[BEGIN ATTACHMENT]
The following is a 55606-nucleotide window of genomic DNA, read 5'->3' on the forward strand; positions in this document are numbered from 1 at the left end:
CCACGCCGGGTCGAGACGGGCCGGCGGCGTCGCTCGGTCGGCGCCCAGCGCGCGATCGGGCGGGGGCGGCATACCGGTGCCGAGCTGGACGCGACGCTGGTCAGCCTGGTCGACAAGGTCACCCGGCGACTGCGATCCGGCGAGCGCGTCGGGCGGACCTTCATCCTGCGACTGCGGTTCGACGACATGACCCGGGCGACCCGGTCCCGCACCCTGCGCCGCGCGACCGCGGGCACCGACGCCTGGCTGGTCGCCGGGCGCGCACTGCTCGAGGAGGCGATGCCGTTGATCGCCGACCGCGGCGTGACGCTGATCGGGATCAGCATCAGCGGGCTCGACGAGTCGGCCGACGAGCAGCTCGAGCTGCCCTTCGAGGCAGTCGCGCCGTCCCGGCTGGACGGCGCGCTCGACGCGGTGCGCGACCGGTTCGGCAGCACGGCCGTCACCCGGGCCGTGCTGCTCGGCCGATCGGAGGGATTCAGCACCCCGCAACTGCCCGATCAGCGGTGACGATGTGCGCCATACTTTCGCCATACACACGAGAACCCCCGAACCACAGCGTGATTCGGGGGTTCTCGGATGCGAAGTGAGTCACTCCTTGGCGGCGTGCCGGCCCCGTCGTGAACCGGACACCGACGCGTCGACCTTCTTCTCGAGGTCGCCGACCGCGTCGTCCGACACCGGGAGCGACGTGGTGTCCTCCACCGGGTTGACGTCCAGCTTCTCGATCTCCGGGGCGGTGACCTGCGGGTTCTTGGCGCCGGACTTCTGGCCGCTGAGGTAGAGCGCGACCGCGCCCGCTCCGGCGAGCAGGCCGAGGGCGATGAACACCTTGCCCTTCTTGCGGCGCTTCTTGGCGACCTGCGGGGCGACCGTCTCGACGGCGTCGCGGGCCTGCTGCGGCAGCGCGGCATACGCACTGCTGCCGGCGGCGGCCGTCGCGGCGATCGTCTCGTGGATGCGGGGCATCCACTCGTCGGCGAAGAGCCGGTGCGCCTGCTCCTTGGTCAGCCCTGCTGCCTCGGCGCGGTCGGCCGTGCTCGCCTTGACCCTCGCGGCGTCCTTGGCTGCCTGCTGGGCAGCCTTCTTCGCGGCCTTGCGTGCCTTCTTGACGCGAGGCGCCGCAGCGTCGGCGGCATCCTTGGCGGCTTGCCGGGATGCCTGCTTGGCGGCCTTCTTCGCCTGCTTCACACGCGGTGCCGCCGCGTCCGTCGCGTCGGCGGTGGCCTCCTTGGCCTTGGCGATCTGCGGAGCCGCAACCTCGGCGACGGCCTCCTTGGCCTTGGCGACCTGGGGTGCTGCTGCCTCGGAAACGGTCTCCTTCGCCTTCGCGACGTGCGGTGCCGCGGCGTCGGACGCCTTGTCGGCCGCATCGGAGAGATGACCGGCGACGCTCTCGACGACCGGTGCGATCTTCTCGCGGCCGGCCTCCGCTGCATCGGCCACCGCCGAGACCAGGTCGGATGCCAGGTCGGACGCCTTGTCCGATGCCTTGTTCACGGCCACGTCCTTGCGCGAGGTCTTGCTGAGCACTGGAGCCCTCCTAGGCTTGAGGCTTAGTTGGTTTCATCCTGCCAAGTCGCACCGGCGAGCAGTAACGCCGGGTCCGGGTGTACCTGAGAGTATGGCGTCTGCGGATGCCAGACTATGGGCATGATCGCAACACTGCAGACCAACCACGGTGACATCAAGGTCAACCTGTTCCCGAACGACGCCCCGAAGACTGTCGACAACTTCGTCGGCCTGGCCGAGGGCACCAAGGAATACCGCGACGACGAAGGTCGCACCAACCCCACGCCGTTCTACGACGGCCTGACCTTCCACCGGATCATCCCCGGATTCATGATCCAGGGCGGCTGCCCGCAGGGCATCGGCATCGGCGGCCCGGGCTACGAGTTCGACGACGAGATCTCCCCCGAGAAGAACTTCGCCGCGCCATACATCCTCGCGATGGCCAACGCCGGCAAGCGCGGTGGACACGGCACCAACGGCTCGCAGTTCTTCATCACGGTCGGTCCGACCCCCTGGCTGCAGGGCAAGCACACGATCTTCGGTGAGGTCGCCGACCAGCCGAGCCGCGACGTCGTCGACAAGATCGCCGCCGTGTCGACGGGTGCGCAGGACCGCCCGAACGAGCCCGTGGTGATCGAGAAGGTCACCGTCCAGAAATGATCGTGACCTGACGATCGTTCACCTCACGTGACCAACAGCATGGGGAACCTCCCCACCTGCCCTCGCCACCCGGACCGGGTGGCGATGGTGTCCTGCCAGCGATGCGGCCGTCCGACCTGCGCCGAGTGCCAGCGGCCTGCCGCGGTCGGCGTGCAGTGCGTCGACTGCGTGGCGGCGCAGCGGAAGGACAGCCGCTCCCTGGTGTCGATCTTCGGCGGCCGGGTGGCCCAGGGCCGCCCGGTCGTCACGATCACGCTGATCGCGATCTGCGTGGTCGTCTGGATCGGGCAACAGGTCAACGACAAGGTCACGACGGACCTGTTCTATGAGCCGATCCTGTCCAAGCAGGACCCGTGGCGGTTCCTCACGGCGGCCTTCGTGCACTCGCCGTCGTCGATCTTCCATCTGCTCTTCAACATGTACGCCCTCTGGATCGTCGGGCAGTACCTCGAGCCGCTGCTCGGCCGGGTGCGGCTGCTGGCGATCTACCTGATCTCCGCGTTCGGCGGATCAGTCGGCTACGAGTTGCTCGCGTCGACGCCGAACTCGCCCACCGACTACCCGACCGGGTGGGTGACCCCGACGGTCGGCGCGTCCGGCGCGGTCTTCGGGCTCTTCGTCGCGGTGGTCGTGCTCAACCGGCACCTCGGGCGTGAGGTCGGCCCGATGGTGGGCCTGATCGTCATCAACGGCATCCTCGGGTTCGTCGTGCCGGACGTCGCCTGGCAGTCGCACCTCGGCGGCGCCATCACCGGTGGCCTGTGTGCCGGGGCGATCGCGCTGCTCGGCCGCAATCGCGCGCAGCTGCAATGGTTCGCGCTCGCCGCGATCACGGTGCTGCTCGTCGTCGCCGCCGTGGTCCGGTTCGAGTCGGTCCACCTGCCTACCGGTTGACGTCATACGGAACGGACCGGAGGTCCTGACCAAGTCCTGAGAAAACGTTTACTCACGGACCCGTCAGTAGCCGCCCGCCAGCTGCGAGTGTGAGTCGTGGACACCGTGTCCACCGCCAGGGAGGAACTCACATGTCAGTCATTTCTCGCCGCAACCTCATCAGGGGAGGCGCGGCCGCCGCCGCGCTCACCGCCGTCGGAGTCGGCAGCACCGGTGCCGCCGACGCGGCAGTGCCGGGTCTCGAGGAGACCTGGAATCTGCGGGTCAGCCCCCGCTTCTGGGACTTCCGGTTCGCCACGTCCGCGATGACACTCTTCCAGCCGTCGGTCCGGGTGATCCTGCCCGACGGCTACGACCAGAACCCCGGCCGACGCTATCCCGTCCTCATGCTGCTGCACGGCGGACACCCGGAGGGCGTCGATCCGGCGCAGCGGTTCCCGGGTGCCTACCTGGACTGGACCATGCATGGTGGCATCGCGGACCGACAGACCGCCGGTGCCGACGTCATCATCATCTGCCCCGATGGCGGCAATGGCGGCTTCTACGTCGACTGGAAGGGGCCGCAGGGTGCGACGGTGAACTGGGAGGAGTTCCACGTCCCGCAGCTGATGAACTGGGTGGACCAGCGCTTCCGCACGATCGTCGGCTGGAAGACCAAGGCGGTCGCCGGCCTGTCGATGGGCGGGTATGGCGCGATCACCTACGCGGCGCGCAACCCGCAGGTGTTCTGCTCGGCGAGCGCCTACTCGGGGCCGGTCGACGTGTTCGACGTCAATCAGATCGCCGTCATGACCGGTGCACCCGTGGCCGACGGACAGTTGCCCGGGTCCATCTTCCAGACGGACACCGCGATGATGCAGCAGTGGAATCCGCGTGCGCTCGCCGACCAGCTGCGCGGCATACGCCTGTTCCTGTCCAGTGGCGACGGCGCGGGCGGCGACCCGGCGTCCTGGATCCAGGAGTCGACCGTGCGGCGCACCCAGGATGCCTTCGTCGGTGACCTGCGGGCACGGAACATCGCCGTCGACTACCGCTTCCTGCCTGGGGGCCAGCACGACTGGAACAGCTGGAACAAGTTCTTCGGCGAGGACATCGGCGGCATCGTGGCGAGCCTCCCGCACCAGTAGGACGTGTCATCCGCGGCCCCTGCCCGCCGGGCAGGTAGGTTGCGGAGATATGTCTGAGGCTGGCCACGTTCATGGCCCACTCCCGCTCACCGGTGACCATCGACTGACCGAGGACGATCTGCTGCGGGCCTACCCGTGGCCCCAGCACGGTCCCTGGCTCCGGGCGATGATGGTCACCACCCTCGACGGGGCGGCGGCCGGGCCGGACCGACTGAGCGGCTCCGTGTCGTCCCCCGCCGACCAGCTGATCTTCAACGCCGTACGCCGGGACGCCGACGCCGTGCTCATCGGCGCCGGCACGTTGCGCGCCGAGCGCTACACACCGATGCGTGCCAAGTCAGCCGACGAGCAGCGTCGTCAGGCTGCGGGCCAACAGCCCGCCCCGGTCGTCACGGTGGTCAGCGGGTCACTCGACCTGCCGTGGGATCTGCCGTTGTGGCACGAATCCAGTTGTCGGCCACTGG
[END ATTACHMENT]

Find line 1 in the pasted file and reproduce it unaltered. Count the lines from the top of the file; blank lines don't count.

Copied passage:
The following is a 55606-nucleotide window of genomic DNA, read 5'->3' on the forward strand; positions in this document are numbered from 1 at the left end: